It’s “What have you been watching?”, your chance to recommend to fellow TMINE readers anything you’ve been watching this week
This week’s reviews
I think it’s summer fever. That’s the only explanation for why I’ve done nothing over the past week. To be fair, neither have most TV networks.
Anyway, that’s meant no reviews of anything. But that doesn’t mean I’ve not watched anything. Oh no.
What’s coming this week
Friday marks the end of TMINE summer time – that fabled time of the year when I go off on holiday and don’t talk about TV until mid-August and don’t really get back into the reviewing-and-news groove until September.
That means that this is the last WHYBW? for a good long while. However, before I hang up my typing fingers on Friday, I plan to review at least Pandora (US: The CW) and maybe even The Unsettling (US: HBO). My Life is Murder (Australia: Ten; UK: Alibi) started today, so I’m going to give that a whirl, too.
On top of that, although I never quite got round to doing Orange Thursday last week, I did at least put the movie-watching in, with Κυνόδοντας (Dogtooth) (2009), Atomic Blonde (2017) and the bonus of 47 Ronin (2013) being the order of the day. So that’ll be tomorrow’s Orange Thursday – the final one before TMINE’s holidays.
But after the jump, one last delight – new show Departure (Canada: Global; UK: Universal), which is all about a missing plane. They just keep disappearing these TV planes, don’t they?
I did a little bit of pruning of the TMINE viewing queue last week, but this week will see the full application of the scalpel-like “Can I be arsed to catch up with this when I get back from my holidays?” to the dwindling viewing queue.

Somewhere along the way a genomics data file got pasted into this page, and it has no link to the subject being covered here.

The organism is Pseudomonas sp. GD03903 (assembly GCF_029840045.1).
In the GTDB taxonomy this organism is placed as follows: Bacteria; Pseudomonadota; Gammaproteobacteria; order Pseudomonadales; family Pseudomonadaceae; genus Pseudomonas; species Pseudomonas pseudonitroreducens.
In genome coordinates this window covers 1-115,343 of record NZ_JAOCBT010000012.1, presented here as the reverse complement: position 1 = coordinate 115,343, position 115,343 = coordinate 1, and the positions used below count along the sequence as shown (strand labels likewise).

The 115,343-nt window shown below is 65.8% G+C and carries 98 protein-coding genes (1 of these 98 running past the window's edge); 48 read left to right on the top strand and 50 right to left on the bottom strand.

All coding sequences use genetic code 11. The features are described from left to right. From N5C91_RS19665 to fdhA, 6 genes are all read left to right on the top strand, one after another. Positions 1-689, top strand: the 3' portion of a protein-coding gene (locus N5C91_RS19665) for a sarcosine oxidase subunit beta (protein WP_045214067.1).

Harrow has just aired its season finale, mind, so will be spared the knife. But what among City on a Hill, Legion, Perpetual Grace LTD and Swamp Thing can I be arsed to catch up with when I get back in August?
Find out after the jump.
Departure (Canada: Global; UK: Universal)
A plane takes off perfectly normally from JFK airport in New York but just a couple of hours into the flight, contact is lost and everyone assumes the flight has crashed. UK aeroplane boss Christopher Plummer calls in top former investigator Archie Panjabi to help find the plane and any survivors, assuming it has crashed, and determine what happened. Was it a fault with the aircraft, terrorists or something else?
We’ve, of course, had our fill of aeroplanes mysteriously disappearing through supernatural means, in shows such as Lost and Manifest, of late, so you’d be forgiven for thinking this was more of the same. But although Departure is filled with hokey dialogue, the show should be credited for defying expectations and doing something different – having a perfectly normal plane disappearance.
Departure is in effect a mystery show and a thriller in which none of the possible suspects can be interviewed and there may not even be any bodies. Much like Pine Gap, this first episode is less about boots on the ground – since they’d sink in the ocean – but about remote information and how you can work out what has happened. There aren’t many normal shows that correctly use the relativistic Doppler effect – even if they don’t quite explain it correctly – but Departure is such a show. Then there’s surveillance footage, different types of communication systems and more.
The show’s a Canadian production, so Toronto and a whole bunch of Canadian actors are on board for this. But it’s also a UK co-production, so there’s copious UK (and Irish) filming, even in Heathrow, a relatively decent amount of accuracy (although an Irish flat cap? Really) and a bunch of British actors, too – even that Clem Fandango. Given this was made at the tail end of last year, don’t be too surprised there’s an underlying assumption that Brexit would already have happened by now, which is moderately amusing.
Despite the relentless clichés that fill up the dialogue to almost breaking point, I think I might try to watch the rest of this – it’s only a six-episode limited series.